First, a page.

Forgiveness is at the heart of the Easter message. This is because it is fundamental to the nature and character of God.
These two assertions raise the same questions that were prompted by the first article in this series on what Easter is all about: What do we mean by forgiveness? Why is it necessary? How is it connected to the Easter story? How does it apply to me? What, if anything, do I need to do?
In order to answer these questions we need to go back to the beginning. The Bible tells us in the book of Genesis that in the beginning the relationship between God the Creator and the first man and his wife, Adam and Eve, was perfect. God gave them the freedom to live, with one condition: that they were not to eat of the fruit of the knowledge of good and evil. Sadly, they disobeyed. This brought Divine judgment in the form of banishment from God’s presence and spiritual death; in other words, separation and death. The Bible says: ‘The soul who sins shall die’. (Ezekiel 18:20). They had incurred the wrath of God. Their action had far- reaching consequences. It meant that all of humanity lived under the anger of God.
Yet throughout the Bible, God is described as slow to anger, abounding in love and forgiving sin (Numbers 14:18). Throughout the Old Testament, as we look at the sacrificial system in the life of the people of Israel, we see typological and symbolic pointers of how God was seeking to extend His arms of forgiveness to man, and ultimately deal with the problem of humanity’s sins which needed to be forgiven.
Forgiveness requires two things. First, it cannot be given or received unless it is asked for. That request must come from one whose heart is genuinely contrite. As we look at the system of sacrifice in the life of ancient Israel, we see that forgiveness required a sacrifice; typically, a spotless animal or bird was killed, and its blood shed as a substitute for the life of the one making the sacrifice. Remember, the soul that sins shall die. So, the animal’s life was given in place of that if the sinner. The Bible says: ‘…without the shedding of blood there is no forgiveness.’ (Hebrews 9:22b)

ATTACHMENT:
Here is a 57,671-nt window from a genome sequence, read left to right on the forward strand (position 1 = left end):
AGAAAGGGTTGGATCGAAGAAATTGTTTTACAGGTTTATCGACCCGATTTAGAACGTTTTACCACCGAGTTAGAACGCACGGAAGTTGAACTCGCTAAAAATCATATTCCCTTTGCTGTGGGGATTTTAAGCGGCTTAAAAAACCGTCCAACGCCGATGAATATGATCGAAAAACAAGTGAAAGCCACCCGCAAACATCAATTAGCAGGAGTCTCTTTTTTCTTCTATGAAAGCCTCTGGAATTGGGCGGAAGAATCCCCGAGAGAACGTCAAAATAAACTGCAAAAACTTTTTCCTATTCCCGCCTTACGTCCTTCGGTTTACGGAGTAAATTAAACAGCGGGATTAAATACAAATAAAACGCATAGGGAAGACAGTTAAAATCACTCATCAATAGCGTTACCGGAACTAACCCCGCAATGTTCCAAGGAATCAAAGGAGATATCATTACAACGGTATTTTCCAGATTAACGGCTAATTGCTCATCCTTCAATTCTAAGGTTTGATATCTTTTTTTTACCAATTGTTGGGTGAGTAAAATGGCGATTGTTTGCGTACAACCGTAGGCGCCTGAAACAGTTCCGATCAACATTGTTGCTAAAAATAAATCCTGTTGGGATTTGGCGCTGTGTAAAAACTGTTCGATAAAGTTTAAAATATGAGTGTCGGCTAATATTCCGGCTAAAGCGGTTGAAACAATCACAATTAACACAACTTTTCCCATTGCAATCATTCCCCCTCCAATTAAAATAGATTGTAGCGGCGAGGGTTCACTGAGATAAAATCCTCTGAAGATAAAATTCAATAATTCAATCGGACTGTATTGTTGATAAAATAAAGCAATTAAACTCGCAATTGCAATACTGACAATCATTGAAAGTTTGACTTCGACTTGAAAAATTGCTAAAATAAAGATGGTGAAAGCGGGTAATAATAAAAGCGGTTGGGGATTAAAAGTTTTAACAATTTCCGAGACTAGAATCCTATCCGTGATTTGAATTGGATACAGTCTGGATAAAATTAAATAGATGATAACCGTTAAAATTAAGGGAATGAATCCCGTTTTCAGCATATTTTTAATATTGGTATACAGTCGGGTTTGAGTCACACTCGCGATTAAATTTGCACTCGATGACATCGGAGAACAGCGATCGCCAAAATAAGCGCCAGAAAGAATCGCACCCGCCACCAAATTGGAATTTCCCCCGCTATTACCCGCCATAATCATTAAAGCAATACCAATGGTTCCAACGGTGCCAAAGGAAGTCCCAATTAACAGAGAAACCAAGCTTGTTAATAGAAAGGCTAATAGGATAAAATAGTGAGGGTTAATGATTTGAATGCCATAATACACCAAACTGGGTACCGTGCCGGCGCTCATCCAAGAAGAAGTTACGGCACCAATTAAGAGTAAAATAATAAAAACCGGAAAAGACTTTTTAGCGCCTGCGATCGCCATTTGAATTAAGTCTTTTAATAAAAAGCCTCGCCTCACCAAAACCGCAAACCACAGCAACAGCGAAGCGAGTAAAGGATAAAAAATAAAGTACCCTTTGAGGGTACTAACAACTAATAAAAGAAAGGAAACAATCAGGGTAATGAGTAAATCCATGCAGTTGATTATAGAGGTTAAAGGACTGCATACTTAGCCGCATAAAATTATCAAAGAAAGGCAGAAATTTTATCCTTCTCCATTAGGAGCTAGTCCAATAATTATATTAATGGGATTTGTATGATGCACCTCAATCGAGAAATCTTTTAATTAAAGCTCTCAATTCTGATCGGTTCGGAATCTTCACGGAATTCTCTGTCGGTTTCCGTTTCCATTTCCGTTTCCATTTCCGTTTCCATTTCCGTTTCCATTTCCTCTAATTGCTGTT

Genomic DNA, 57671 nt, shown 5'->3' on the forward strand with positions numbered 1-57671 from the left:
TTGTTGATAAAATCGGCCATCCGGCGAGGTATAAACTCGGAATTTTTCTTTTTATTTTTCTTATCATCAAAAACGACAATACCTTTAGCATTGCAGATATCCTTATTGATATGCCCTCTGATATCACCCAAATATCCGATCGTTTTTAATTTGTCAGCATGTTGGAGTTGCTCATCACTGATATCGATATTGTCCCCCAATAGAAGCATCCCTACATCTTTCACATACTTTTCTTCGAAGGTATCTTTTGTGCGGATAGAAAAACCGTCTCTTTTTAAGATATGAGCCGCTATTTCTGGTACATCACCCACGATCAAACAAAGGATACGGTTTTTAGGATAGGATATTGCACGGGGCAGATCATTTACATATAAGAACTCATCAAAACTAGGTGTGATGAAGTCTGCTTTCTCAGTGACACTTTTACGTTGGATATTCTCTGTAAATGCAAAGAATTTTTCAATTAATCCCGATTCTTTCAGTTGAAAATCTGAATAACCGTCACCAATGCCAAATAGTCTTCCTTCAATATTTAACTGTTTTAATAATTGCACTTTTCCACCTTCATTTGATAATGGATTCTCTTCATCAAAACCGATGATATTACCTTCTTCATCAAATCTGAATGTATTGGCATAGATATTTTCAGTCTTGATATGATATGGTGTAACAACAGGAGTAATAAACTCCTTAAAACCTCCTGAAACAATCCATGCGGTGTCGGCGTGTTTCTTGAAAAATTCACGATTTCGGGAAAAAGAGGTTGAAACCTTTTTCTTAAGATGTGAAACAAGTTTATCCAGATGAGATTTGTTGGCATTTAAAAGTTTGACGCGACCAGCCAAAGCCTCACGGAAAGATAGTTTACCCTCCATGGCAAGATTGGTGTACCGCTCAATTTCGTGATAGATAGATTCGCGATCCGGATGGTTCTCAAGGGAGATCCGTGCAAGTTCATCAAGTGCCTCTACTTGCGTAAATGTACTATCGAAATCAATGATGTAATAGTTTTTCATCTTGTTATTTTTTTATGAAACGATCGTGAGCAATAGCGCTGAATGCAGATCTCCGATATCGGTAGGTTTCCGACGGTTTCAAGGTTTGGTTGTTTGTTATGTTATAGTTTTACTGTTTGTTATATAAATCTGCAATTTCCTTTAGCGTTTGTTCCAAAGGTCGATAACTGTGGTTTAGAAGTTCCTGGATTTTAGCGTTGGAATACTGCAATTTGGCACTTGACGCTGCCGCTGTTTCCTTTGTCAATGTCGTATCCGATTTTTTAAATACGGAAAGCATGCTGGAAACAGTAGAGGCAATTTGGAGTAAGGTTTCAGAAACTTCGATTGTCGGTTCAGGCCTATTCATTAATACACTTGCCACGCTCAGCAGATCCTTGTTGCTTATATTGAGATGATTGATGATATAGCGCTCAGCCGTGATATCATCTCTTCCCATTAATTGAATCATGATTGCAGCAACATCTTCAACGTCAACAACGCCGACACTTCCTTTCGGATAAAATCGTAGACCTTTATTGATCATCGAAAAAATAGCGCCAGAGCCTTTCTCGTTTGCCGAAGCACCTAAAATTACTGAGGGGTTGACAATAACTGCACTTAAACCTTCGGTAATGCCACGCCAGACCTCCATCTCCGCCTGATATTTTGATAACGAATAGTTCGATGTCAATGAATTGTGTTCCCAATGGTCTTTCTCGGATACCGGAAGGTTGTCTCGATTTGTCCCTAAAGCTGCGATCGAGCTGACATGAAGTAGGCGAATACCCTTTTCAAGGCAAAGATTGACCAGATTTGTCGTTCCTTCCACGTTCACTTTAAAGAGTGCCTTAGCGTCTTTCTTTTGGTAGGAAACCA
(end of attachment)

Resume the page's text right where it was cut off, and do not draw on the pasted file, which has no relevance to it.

However, the Old Testament system of sacrifice was inadequate. We read this in the book of Hebrews: ‘The law is only a shadow of the good things that are coming—not the realities themselves. For this reason it can never, by the same sacrifices repeated endlessly year after year, make perfect those who draw near to worship. 2 Otherwise, would they not have stopped being offered? For the worshipers would have been cleansed once for all, and would no longer have felt guilty for their sins. 3 But those sacrifices are an annual reminder of sins. 4 It is impossible for the blood of bulls and goats to take away sins. Day after day every priest stands and performs his religious duties; again and again he offers the same sacrifices, which can never take away sins.’ (Hebrews 10:1-4, 11).
The good news is that Jesus provides the perfect answer. That is why when John the Baptist saw Him approaching, he spoke these words: ‘The next day John saw Jesus coming toward him and said, “Look, the Lamb of God, who takes away the sin of the world!’ (John 1:29). Again we read: ‘Therefore, when Christ came into the world, he said: “Sacrifice and offering you did not desire, but a body you prepared for me; with burnt offerings and sin offerings you were not pleased. Then I said, ‘Here I am — it is written about me in the scroll — I have come to do your will, my God.’” But when this priest had offered for all time one sacrifice for sins, he sat down at the right hand of God. For by one sacrifice he has made perfect forever those who are being made holy. The Holy Spirit also testifies to us about this. And where these have been forgiven, sacrifice for sin is no longer necessary. (Hebrews 10:5-7, 15a, 18). What all this means is that the death of Jesus on the cross is the perfect sacrifice for the forgiveness of the sins of the world. Because of His sinless life, He was the spotless Lamb of God, able to pay the price for and take away the sins of humanity – once for all.